Sophie, who’d been on the blanket begging watermelon only a minute or two before, let out a piercing bark from a distance. Rachel glanced around. “Sophie! Where are you?” She couldn’t see the dog, but from the sound, she wasn’t on the path that led to the quarry from the clearing but in the underbrush. “Sophie, come here!” she repeated, knowing full well that the stubborn little dog would probably ignore her.
A miniature white poodle-looking dog of about fourteen pounds would not have been the dog of Rachel’s choice. Basically, she’d inherited Sophia Loren when a dear friend had gone to prison a few months earlier.
Sophie’s barking became a low growl.
“That dog.” Rachel rolled her eyes. “Only for George would I do this.” She stood and slipped her feet into zebra-striped flip-flops. Still clutching the towel around her, she plunged into the underbrush, pushing through the thick rhododendron. “Sophie! Come, girl! Come!”
“Don’t go in there!” Lettie called. “It might be a bear.”
“Not likely,” Rachel answered over her shoulder. “Not with all the noise we’ve been making.” Branches scratched her bare legs and arms and twined around her ankles. “With my luck, you’re trapped in a thicket of poison ivy,” she grumbled at the dog. She couldn’t imagine what had Sophie in such a fuss. Maybe a snake.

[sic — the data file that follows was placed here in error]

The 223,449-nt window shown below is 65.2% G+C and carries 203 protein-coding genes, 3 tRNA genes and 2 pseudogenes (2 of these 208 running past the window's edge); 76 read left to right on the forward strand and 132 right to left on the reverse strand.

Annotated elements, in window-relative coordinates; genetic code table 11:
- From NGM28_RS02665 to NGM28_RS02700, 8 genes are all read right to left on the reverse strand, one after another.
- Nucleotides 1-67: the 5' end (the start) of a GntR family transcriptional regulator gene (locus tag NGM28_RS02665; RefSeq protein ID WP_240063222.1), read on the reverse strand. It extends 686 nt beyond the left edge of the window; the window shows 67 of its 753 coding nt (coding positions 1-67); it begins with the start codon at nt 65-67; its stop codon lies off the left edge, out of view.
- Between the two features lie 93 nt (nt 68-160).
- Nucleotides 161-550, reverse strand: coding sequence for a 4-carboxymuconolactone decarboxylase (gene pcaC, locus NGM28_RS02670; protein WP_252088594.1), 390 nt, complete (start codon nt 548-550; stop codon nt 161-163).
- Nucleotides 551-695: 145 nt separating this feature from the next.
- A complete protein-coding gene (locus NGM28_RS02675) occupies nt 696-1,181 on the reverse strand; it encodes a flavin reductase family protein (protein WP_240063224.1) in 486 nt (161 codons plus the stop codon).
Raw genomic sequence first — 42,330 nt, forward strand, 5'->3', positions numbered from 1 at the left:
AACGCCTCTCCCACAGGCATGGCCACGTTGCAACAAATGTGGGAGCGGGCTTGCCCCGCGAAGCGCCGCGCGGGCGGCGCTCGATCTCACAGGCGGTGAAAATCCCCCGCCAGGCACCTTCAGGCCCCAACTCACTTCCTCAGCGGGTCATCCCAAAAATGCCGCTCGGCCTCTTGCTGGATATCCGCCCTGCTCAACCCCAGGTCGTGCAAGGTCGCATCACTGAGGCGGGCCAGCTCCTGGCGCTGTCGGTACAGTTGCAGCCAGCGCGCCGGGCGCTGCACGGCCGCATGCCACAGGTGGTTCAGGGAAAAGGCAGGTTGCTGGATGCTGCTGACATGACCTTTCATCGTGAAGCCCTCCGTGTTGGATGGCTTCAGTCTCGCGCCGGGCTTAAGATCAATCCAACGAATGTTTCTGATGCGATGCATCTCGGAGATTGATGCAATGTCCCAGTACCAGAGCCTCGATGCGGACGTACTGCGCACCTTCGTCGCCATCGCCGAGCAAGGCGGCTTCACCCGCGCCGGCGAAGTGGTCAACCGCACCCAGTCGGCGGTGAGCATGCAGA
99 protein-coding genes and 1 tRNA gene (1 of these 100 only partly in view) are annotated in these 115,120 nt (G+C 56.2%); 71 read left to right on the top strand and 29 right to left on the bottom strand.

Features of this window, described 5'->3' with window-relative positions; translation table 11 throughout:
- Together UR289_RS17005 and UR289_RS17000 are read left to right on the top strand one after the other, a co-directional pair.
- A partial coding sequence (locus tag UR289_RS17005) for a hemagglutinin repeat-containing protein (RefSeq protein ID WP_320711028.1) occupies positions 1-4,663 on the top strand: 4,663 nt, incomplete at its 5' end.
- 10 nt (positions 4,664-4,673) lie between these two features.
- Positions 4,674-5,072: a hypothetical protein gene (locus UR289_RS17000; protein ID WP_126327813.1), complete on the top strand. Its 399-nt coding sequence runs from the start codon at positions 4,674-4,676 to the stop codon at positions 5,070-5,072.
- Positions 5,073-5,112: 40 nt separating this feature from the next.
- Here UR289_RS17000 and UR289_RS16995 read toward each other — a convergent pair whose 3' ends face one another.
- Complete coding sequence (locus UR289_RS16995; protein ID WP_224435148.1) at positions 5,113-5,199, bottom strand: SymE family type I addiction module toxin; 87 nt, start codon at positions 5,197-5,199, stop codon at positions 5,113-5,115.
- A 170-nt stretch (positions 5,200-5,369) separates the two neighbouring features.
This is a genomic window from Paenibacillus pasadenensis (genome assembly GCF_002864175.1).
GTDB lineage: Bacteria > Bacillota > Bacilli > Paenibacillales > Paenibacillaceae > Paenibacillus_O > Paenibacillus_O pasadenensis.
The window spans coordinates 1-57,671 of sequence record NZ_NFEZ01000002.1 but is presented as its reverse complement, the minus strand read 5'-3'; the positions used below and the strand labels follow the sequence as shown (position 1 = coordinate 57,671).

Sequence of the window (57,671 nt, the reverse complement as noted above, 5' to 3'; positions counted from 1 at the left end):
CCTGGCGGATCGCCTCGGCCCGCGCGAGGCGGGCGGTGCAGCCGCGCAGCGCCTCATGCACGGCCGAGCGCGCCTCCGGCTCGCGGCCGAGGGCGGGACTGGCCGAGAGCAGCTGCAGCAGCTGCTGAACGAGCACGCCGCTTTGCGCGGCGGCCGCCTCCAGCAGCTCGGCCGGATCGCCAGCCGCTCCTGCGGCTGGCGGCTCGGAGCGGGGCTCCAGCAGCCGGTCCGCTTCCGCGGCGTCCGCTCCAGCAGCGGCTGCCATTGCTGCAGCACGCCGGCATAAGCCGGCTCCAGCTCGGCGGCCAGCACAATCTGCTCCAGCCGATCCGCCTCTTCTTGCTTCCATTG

Sophie loved chasing snakes, although what she’d do if she ever caught one, Rachel had no idea. The thought that the bichon might have startled a rattler gave Rachel pause. “Sophie, come here!” As much of a pest as the dog could be, she had become a bit of a companion, and Rachel didn’t want anything bad to happen to her. “Sophie!”
The growls grew fiercer.
“Rae-Rae,” Mary Aaron called after Rachel. “Wait, I’m coming with you.”
“Me, too,” Lettie called. “I don’t want a bear to eat you.”
Rachel, now unable to see the girls in the clearing, forged ahead. Another ten feet and she pushed aside a thick evergreen bough to catch a glimpse of the white, fluffy bundle bounding up and down. Sophie’s plumed tail was at full sail. Her protests rose to a fevered pitch as she fiercely held some perceived enemy at bay with every ounce of will.
“Sophie! What have you—”
Rachel froze. Sophie had taken her stand only a few inches from the edge of the water. Rachel stared through the braches of a massive hemlock, a tree that had grown out over the water. Beneath the intertwined roof of foliage, nearly hidden from view, forty feet from where Rachel and the others had been swimming, a body floated.
Rachel’s mouth went dry. She blinked, hoping that what she’d glimpsed was only a figment of an overactive imagination. But when she dared to look again, the awful sight was all too real . . . and all too still.
Suspended facedown on the surface of the water was the body of a woman in full Amish dress, a white prayer
kapp
still on her head.
“Mary Aaron!” Rachel screamed as she took the few steps to the edge, threw off the towel, and plunged into the water. She had no idea who it was. None of those with her had been dressed in Sunday clothes.
Adrenaline pumped through her veins as she reached out. Grabbing a hold of the woman’s arm, Rachel seized a low-hanging hemlock bough and, vaguely aware of the crashing sounds of brush as help came, rolled the woman onto her back.
Her eyes were china blue. Not the blue of human eyes, but glass blue. Hard, cold, and lifeless.